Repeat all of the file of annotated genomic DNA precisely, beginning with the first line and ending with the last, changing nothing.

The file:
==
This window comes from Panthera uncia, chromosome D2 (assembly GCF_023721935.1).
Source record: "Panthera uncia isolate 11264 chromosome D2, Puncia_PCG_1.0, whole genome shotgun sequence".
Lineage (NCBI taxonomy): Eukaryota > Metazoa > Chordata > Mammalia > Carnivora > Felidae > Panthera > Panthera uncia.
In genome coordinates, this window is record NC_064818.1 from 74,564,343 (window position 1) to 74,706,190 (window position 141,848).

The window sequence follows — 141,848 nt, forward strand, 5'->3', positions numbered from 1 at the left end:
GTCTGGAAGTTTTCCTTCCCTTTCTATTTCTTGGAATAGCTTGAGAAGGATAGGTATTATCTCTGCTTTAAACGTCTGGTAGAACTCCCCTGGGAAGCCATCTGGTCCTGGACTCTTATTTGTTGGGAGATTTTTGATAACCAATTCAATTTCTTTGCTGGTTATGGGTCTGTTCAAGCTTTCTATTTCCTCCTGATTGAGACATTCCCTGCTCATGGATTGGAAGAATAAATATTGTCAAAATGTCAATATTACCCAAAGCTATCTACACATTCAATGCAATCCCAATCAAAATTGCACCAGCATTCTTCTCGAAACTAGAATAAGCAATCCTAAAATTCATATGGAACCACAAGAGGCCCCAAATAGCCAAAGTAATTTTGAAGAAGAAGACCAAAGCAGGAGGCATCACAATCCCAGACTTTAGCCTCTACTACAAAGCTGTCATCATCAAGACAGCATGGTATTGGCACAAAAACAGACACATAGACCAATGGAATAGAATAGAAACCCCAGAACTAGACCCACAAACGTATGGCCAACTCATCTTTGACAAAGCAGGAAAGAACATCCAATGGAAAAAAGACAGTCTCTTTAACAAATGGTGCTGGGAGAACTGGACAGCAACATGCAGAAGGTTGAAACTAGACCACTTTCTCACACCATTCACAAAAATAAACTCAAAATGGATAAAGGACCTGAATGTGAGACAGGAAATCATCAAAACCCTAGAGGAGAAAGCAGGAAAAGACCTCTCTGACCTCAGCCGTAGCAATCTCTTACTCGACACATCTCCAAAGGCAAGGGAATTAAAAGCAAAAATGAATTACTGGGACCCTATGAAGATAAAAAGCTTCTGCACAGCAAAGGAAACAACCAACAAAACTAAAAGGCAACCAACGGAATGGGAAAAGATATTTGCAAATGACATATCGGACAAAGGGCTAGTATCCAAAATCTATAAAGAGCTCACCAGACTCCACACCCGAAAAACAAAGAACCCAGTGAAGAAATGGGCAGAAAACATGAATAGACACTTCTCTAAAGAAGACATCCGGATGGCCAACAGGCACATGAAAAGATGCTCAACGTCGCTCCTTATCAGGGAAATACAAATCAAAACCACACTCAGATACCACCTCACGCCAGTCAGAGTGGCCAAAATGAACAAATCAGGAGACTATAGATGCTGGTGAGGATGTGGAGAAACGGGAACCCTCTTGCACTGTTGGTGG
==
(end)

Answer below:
This window comes from Panthera uncia, chromosome D2 (assembly GCF_023721935.1).
Source record: "Panthera uncia isolate 11264 chromosome D2, Puncia_PCG_1.0, whole genome shotgun sequence".
Lineage (NCBI taxonomy): Eukaryota > Metazoa > Chordata > Mammalia > Carnivora > Felidae > Panthera > Panthera uncia.
In genome coordinates, this window is record NC_064818.1 from 74,564,343 (window position 1) to 74,706,190 (window position 141,848).

The window sequence follows — 141,848 nt, forward strand, 5'->3', positions numbered from 1 at the left end:
GTCTGGAAGTTTTCCTTCCCTTTCTATTTCTTGGAATAGCTTGAGAAGGATAGGTATTATCTCTGCTTTAAACGTCTGGTAGAACTCCCCTGGGAAGCCATCTGGTCCTGGACTCTTATTTGTTGGGAGATTTTTGATAACCAATTCAATTTCTTTGCTGGTTATGGGTCTGTTCAAGCTTTCTATTTCCTCCTGATTGAGACATTCCCTGCTCATGGATTGGAAGAATAAATATTGTCAAAATGTCAATATTACCCAAAGCTATCTACACATTCAATGCAATCCCAATCAAAATTGCACCAGCATTCTTCTCGAAACTAGAATAAGCAATCCTAAAATTCATATGGAACCACAAGAGGCCCCAAATAGCCAAAGTAATTTTGAAGAAGAAGACCAAAGCAGGAGGCATCACAATCCCAGACTTTAGCCTCTACTACAAAGCTGTCATCATCAAGACAGCATGGTATTGGCACAAAAACAGACACATAGACCAATGGAATAGAATAGAAACCCCAGAACTAGACCCACAAACGTATGGCCAACTCATCTTTGACAAAGCAGGAAAGAACATCCAATGGAAAAAAGACAGTCTCTTTAACAAATGGTGCTGGGAGAACTGGACAGCAACATGCAGAAGGTTGAAACTAGACCACTTTCTCACACCATTCACAAAAATAAACTCAAAATGGATAAAGGACCTGAATGTGAGACAGGAAATCATCAAAACCCTAGAGGAGAAAGCAGGAAAAGACCTCTCTGACCTCAGCCGTAGCAATCTCTTACTCGACACATCTCCAAAGGCAAGGGAATTAAAAGCAAAAATGAATTACTGGGACCCTATGAAGATAAAAAGCTTCTGCACAGCAAAGGAAACAACCAACAAAACTAAAAGGCAACCAACGGAATGGGAAAAGATATTTGCAAATGACATATCGGACAAAGGGCTAGTATCCAAAATCTATAAAGAGCTCACCAGACTCCACACCCGAAAAACAAAGAACCCAGTGAAGAAATGGGCAGAAAACATGAATAGACACTTCTCTAAAGAAGACATCCGGATGGCCAACAGGCACATGAAAAGATGCTCAACGTCGCTCCTTATCAGGGAAATACAAATCAAAACCACACTCAGATACCACCTCACGCCAGTCAGAGTGGCCAAAATGAACAAATCAGGAGACTATAGATGCTGGTGAGGATGTGGAGAAACGGGAACCCTCTTGCACTGTTGGTGG